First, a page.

Friday, June 3, 2011

Concrete block walls held together with super-glue

Bill and I were invited to a get-together last fall by a high school friend of mine.  At the party, it became obvious that everyone there had known each other for many years.  When asked about our family, we told them about our three girls living in Chicago and our daughter who lives in Nashville.  “I have a sister who is a nurse in Nashville,” one woman said. 

“You have a sister?!?” another woman exclaimed.  “I have known you for twenty years, and I didn’t know that.”

The woman replied, “Well, we haven’t even spoken to each other in, oh about, thirty years or so.”  When prodded by the others for the reason why, she hesitated a moment and then responded, “I can’t remember anymore.”

Who is lurking in your closet?

The more time that passes by, the higher and thicker the walls between us.  We seem to think that forgiveness needs to be someone else’s responsibility.  Sometimes we just don’t know how to go about it. And sometimes we just don’t want to let go of the hurt, thinking oddly enough that holding onto the pain is somehow hurting them back.

Forgiveness is recognizing the gap, acknowledging that something happened or something was said that caused pain.  The first step even in Alcoholics Anonymous is realizing that there is a problem.  The second step is recognizing that there is pain.  Yes, it hurt…and it still does.  That is usually when we stop and let it brew longer and stronger.

The third step is determining to do something about it.  Forgiveness does not mean saying that “it’s ok,” or “you didn’t mean it,” or “letting someone off the hook,” or “pretending that nothing happened.”  Forgiveness is letting go of the bitterness.  Bitterness manifests itself in any number of ways that physically and emotionally affect you – and everyone around you, even if you don’t realize it.  When you let it go, it no longer has control over you.  Let go of the hurt.  And do what YOU can to reconcile.  I thought for a long time that forgiveness meant having to go to someone and say, “I forgive you for hitting me, or ruining my life, or fill in the _____.”   Sometimes all that does is stir up the past.  And sometimes the person has no idea that they have done anything wrong.  If YOU are in the wrong, then asking for forgiveness is in order.  If not, sometimes the kindest and most forgiving thing is to just let it go …and move on.  Put the relationship first, not the hurtful action.  And pray that God would show you how to see that person differently.  They may hang up the phone on you.  They may never answer your emails.  They may not hug you back.  But then again… they might.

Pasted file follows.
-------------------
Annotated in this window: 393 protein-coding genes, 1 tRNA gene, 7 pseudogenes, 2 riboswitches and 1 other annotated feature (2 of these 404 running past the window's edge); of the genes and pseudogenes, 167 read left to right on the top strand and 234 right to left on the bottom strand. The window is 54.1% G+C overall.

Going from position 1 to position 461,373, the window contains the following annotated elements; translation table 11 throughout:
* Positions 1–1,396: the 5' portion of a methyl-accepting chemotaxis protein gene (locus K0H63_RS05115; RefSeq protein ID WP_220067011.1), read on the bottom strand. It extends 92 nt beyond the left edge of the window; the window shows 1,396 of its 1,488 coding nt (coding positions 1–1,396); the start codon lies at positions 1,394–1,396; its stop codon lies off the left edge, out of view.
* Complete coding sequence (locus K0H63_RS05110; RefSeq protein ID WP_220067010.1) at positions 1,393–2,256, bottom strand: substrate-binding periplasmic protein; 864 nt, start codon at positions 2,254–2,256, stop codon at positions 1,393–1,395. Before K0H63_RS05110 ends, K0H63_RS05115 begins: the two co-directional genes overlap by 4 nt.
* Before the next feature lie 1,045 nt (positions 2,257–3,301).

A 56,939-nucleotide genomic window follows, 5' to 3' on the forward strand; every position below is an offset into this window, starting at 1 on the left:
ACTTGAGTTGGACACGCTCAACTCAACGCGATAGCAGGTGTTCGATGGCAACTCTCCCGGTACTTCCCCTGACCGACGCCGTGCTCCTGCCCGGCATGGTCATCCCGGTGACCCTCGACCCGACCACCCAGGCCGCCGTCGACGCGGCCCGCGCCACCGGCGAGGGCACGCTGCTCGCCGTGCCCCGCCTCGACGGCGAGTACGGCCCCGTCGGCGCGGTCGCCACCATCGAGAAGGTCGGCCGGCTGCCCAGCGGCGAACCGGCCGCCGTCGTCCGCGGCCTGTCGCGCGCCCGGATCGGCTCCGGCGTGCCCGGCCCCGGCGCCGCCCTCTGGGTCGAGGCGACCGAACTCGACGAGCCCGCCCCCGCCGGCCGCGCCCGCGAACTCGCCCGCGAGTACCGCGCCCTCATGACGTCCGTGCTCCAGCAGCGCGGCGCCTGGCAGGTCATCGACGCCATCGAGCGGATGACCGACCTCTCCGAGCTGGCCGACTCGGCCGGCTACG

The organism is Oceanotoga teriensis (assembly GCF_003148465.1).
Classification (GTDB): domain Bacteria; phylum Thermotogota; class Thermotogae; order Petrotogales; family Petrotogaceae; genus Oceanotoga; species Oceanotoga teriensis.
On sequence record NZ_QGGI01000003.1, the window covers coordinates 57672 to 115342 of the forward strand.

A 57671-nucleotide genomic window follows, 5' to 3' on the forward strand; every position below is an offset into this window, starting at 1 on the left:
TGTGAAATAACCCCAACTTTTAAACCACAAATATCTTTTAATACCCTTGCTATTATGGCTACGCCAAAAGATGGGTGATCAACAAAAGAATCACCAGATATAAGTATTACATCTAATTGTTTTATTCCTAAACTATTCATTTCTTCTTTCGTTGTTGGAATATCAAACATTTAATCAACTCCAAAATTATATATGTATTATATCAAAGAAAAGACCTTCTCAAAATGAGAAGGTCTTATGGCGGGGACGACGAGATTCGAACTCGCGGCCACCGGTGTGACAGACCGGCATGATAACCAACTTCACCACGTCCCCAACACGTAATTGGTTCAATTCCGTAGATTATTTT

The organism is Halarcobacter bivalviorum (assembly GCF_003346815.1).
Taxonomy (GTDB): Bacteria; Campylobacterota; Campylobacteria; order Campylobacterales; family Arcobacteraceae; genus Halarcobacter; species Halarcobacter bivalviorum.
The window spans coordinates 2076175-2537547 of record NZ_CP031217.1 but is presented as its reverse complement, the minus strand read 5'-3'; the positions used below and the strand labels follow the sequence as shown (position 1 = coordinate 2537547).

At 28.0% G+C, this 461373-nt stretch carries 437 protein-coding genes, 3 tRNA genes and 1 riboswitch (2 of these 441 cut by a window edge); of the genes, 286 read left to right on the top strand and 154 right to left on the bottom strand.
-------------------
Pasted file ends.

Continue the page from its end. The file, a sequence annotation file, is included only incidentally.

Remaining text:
There are two great movies available about the impact of forgiveness:  An Unfinished Life (2005) starring Robert Redford, Jennifer Lopez and Morgan Freeman, and just out on DVD Get Low (2010) starring Robert Duvall and Bill Murray, which is, by the way, one of the best movies I have seen in a long time.   Nothing is more powerful than redemption…and nothing more destructive than a lack of forgiveness.

It is a long way home.  It may be a friend or a parent or a sibling or even one of your kids.  But don’t wait until it is too late.  Regrets are even harder to live with.


Pam S. said...

Excellent post, Karen. You're right: Sometimes we hold on to a grudge or hurt or unforgiveness, thinking we are punishing the other person. The truth is, the hurt is eating us up inside, diminishing our ability to love others and be loved.:]

Pam S. said...
This comment has been removed by the author.
Pam S. said...

It looks like I made an unforgiving, unkind comment - and then went back and deleted it! Haha. In fact, my comment posted twice. Sorry.